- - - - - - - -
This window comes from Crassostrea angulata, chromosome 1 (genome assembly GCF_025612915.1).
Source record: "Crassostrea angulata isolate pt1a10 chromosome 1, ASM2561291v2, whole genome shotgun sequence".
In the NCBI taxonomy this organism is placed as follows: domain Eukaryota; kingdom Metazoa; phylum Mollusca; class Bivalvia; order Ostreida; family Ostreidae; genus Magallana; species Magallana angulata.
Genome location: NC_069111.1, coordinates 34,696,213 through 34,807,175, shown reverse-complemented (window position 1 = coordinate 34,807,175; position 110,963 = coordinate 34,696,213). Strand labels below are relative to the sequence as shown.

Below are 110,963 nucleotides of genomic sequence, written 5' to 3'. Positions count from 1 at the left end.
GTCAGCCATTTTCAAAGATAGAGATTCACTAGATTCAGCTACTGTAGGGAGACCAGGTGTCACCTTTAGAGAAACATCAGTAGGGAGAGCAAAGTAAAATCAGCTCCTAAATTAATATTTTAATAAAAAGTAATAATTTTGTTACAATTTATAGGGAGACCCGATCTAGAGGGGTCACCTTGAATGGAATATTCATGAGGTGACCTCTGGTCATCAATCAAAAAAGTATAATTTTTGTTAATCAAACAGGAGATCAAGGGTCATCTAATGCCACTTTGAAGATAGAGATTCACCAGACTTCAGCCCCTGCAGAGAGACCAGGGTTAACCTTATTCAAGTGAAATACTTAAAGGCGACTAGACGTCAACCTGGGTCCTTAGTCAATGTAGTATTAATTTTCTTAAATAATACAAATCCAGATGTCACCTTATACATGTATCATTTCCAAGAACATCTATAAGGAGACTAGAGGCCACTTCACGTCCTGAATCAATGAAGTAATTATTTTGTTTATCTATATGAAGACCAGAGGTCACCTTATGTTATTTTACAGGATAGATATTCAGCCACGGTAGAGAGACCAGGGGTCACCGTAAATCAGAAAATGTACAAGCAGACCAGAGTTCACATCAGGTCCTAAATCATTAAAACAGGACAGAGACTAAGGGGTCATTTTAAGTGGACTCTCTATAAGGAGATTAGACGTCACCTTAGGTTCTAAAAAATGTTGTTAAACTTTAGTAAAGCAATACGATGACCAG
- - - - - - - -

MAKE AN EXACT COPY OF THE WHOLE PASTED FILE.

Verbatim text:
This window comes from Crassostrea angulata, chromosome 1 (genome assembly GCF_025612915.1).
Source record: "Crassostrea angulata isolate pt1a10 chromosome 1, ASM2561291v2, whole genome shotgun sequence".
In the NCBI taxonomy this organism is placed as follows: domain Eukaryota; kingdom Metazoa; phylum Mollusca; class Bivalvia; order Ostreida; family Ostreidae; genus Magallana; species Magallana angulata.
Genome location: NC_069111.1, coordinates 34,696,213 through 34,807,175, shown reverse-complemented (window position 1 = coordinate 34,807,175; position 110,963 = coordinate 34,696,213). Strand labels below are relative to the sequence as shown.

Below are 110,963 nucleotides of genomic sequence, written 5' to 3'. Positions count from 1 at the left end.
GTCAGCCATTTTCAAAGATAGAGATTCACTAGATTCAGCTACTGTAGGGAGACCAGGTGTCACCTTTAGAGAAACATCAGTAGGGAGAGCAAAGTAAAATCAGCTCCTAAATTAATATTTTAATAAAAAGTAATAATTTTGTTACAATTTATAGGGAGACCCGATCTAGAGGGGTCACCTTGAATGGAATATTCATGAGGTGACCTCTGGTCATCAATCAAAAAAGTATAATTTTTGTTAATCAAACAGGAGATCAAGGGTCATCTAATGCCACTTTGAAGATAGAGATTCACCAGACTTCAGCCCCTGCAGAGAGACCAGGGTTAACCTTATTCAAGTGAAATACTTAAAGGCGACTAGACGTCAACCTGGGTCCTTAGTCAATGTAGTATTAATTTTCTTAAATAATACAAATCCAGATGTCACCTTATACATGTATCATTTCCAAGAACATCTATAAGGAGACTAGAGGCCACTTCACGTCCTGAATCAATGAAGTAATTATTTTGTTTATCTATATGAAGACCAGAGGTCACCTTATGTTATTTTACAGGATAGATATTCAGCCACGGTAGAGAGACCAGGGGTCACCGTAAATCAGAAAATGTACAAGCAGACCAGAGTTCACATCAGGTCCTAAATCATTAAAACAGGACAGAGACTAAGGGGTCATTTTAAGTGGACTCTCTATAAGGAGATTAGACGTCACCTTAGGTTCTAAAAAATGTTGTTAAACTTTAGTAAAGCAATACGATGACCAG